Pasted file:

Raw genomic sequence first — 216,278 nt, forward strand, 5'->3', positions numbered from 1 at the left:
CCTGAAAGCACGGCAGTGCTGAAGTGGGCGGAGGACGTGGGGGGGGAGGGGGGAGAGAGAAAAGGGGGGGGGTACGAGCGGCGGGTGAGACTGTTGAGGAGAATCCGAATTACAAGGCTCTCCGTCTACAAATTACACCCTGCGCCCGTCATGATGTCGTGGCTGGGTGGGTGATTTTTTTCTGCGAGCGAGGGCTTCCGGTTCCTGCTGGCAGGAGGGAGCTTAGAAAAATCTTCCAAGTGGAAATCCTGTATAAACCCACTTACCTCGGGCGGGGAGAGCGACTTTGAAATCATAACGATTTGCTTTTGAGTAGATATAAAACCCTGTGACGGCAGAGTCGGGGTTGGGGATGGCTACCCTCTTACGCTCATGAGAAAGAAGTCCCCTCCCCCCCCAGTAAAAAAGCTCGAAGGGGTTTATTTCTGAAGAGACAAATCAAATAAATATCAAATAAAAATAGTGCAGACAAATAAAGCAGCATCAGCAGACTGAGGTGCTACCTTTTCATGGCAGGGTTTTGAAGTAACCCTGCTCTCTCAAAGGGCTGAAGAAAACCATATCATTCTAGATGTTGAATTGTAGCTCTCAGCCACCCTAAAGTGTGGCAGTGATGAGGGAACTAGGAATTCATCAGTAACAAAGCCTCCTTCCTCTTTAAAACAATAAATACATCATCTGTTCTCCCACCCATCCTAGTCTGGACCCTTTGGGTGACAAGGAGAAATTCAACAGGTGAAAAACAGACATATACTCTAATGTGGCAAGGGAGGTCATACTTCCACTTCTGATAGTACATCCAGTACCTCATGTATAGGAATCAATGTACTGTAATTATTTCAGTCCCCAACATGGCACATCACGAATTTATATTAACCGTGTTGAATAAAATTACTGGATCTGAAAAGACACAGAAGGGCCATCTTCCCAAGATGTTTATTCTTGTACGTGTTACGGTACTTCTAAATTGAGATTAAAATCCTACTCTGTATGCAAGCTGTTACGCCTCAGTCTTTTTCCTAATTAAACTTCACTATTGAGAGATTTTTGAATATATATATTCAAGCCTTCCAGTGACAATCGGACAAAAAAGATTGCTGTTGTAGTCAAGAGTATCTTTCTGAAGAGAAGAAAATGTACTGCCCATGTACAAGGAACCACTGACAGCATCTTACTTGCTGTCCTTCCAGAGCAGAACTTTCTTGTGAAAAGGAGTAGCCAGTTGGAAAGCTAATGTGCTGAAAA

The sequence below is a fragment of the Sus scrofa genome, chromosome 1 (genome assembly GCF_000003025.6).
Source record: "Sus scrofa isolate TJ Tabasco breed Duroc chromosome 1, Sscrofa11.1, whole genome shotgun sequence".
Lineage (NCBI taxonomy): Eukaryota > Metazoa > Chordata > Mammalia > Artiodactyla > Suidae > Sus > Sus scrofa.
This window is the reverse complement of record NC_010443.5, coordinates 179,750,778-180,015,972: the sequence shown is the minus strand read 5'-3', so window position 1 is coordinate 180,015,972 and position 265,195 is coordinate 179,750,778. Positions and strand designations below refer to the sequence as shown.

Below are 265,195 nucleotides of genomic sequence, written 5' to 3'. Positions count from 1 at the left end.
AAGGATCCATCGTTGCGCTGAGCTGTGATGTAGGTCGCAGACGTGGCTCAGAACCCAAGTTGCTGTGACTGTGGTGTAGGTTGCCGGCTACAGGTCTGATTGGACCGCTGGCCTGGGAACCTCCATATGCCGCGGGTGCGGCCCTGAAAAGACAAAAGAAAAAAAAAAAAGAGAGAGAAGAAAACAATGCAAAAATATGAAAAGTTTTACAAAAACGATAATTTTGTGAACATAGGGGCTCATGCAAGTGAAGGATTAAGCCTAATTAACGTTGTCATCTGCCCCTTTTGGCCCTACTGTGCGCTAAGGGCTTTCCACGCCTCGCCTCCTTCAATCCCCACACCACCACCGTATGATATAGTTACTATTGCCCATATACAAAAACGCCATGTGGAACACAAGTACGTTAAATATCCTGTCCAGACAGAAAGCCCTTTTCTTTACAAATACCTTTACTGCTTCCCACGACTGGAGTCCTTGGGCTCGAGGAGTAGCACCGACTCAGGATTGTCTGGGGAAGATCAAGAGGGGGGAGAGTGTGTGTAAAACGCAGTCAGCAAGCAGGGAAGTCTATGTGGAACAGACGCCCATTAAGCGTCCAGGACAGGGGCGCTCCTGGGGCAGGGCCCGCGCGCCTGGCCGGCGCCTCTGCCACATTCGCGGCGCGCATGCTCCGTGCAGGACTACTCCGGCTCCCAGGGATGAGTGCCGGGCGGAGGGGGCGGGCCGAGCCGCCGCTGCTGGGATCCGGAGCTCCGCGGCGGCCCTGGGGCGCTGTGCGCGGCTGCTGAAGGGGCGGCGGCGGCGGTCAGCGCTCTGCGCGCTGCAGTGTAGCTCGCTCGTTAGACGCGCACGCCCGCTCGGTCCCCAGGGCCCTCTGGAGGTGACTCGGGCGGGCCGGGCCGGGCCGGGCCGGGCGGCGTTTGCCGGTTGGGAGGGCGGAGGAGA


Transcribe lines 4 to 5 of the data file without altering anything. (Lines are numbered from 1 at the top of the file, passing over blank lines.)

Source record: "Sus scrofa isolate TJ Tabasco breed Duroc chromosome 1, Sscrofa11.1, whole genome shotgun sequence".
Lineage (NCBI taxonomy): Eukaryota > Metazoa > Chordata > Mammalia > Artiodactyla > Suidae > Sus > Sus scrofa.